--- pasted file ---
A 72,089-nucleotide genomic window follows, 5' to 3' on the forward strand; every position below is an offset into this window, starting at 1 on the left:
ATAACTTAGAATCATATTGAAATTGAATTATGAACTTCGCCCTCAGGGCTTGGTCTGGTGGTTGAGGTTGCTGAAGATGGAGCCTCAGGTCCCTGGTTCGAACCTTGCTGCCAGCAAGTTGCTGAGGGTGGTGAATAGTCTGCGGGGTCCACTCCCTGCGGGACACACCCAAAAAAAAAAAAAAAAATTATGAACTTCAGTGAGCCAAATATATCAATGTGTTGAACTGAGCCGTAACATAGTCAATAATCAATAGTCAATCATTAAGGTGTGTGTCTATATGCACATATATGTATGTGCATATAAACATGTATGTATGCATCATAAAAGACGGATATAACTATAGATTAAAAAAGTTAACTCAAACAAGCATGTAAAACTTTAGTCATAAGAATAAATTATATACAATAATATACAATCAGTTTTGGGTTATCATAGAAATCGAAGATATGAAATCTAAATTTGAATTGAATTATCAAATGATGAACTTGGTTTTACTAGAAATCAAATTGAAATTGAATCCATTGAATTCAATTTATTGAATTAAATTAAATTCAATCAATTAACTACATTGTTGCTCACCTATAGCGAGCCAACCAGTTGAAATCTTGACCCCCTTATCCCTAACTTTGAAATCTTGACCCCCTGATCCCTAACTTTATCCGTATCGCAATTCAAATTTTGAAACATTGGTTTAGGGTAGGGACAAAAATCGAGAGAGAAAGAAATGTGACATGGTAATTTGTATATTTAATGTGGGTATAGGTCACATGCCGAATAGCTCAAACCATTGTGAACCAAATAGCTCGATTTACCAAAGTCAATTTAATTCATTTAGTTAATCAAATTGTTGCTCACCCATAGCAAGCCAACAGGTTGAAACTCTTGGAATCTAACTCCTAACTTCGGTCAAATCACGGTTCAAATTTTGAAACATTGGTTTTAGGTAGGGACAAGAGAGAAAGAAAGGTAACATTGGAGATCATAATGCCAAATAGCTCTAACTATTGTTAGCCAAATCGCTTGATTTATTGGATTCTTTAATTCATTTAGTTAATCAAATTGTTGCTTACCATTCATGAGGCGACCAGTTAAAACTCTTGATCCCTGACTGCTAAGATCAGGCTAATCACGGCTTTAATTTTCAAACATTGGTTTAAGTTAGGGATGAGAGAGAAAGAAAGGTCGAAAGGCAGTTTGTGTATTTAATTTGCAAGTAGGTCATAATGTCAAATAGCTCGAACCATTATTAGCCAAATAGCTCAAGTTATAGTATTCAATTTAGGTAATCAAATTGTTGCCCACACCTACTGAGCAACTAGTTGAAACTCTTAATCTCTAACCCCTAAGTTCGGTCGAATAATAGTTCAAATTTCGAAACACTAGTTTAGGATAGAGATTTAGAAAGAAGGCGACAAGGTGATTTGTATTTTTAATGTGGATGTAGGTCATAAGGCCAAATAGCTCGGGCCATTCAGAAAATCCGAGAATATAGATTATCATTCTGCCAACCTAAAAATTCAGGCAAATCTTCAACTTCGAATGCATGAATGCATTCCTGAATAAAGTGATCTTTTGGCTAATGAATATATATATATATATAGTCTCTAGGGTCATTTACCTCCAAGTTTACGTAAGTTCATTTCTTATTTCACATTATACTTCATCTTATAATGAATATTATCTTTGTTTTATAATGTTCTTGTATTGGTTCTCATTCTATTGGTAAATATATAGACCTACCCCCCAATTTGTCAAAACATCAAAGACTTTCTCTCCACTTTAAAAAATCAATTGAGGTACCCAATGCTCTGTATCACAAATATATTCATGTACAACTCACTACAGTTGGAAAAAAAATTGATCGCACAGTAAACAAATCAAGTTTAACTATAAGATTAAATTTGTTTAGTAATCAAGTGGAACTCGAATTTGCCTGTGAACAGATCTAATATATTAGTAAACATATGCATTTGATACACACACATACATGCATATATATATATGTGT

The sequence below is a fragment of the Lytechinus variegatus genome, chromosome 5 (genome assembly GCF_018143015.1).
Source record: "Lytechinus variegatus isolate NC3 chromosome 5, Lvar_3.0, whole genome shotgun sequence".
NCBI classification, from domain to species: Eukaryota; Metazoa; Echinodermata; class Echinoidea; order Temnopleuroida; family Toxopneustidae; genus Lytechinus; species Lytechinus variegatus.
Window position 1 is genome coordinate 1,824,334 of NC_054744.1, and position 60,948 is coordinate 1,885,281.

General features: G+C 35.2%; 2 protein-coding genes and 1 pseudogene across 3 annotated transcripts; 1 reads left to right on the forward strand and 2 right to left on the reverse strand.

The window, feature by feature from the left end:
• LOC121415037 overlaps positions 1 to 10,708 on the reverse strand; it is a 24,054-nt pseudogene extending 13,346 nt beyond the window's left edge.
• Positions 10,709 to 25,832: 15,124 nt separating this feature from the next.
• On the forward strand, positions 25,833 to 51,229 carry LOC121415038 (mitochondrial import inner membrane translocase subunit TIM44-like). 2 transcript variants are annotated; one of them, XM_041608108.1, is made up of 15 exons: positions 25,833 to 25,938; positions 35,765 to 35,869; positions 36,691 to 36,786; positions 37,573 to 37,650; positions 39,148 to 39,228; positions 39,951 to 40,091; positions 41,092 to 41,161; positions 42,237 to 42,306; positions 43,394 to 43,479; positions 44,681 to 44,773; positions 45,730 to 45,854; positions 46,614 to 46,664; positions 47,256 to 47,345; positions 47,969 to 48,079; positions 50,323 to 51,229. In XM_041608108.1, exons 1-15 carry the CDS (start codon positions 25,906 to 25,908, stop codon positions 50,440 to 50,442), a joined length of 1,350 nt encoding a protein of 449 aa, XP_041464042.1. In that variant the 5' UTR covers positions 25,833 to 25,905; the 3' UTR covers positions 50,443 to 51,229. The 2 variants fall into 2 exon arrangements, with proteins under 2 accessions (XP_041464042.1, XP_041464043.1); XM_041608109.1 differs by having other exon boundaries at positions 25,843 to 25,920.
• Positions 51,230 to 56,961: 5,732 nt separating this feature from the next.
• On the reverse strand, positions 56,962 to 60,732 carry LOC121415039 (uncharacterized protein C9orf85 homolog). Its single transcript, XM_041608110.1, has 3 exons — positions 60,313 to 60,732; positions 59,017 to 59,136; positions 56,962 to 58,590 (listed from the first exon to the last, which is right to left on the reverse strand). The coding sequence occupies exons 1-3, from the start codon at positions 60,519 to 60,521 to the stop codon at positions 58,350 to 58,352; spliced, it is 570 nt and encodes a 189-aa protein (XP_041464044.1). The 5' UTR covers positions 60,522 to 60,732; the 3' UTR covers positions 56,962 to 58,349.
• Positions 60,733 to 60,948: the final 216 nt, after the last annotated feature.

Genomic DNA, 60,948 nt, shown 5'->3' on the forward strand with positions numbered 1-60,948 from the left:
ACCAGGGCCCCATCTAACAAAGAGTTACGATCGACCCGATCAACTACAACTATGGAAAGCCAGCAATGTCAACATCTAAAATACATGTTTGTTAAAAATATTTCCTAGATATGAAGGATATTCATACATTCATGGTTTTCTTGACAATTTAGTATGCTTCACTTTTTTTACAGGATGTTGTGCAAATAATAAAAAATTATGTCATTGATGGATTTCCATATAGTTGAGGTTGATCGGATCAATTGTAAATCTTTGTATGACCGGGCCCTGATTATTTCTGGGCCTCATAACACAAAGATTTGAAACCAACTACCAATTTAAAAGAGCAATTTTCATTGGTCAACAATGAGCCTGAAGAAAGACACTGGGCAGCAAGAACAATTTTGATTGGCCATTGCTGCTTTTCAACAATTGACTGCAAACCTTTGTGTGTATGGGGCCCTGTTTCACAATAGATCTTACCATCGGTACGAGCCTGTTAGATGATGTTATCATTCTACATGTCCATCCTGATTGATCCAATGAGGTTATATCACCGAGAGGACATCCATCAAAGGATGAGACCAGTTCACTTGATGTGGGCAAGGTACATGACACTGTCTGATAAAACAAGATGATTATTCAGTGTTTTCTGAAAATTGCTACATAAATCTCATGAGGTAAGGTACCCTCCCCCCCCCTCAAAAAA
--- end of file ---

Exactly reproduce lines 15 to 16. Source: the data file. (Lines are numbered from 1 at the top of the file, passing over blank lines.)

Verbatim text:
Genomic DNA, 60,948 nt, shown 5'->3' on the forward strand with positions numbered 1-60,948 from the left:
ACCAGGGCCCCATCTAACAAAGAGTTACGATCGACCCGATCAACTACAACTATGGAAAGCCAGCAATGTCAACATCTAAAATACATGTTTGTTAAAAATATTTCCTAGATATGAAGGATATTCATACATTCATGGTTTTCTTGACAATTTAGTATGCTTCACTTTTTTTACAGGATGTTGTGCAAATAATAAAAAATTATGTCATTGATGGATTTCCATATAGTTGAGGTTGATCGGATCAATTGTAAATCTTTGTATGACCGGGCCCTGATTATTTCTGGGCCTCATAACACAAAGATTTGAAACCAACTACCAATTTAAAAGAGCAATTTTCATTGGTCAACAATGAGCCTGAAGAAAGACACTGGGCAGCAAGAACAATTTTGATTGGCCATTGCTGCTTTTCAACAATTGACTGCAAACCTTTGTGTGTATGGGGCCCTGTTTCACAATAGATCTTACCATCGGTACGAGCCTGTTAGATGATGTTATCATTCTACATGTCCATCCTGATTGATCCAATGAGGTTATATCACCGAGAGGACATCCATCAAAGGATGAGACCAGTTCACTTGATGTGGGCAAGGTACATGACACTGTCTGATAAAACAAGATGATTATTCAGTGTTTTCTGAAAATTGCTACATAAATCTCATGAGGTAAGGTACCCTCCCCCCCCCTCAAAAAA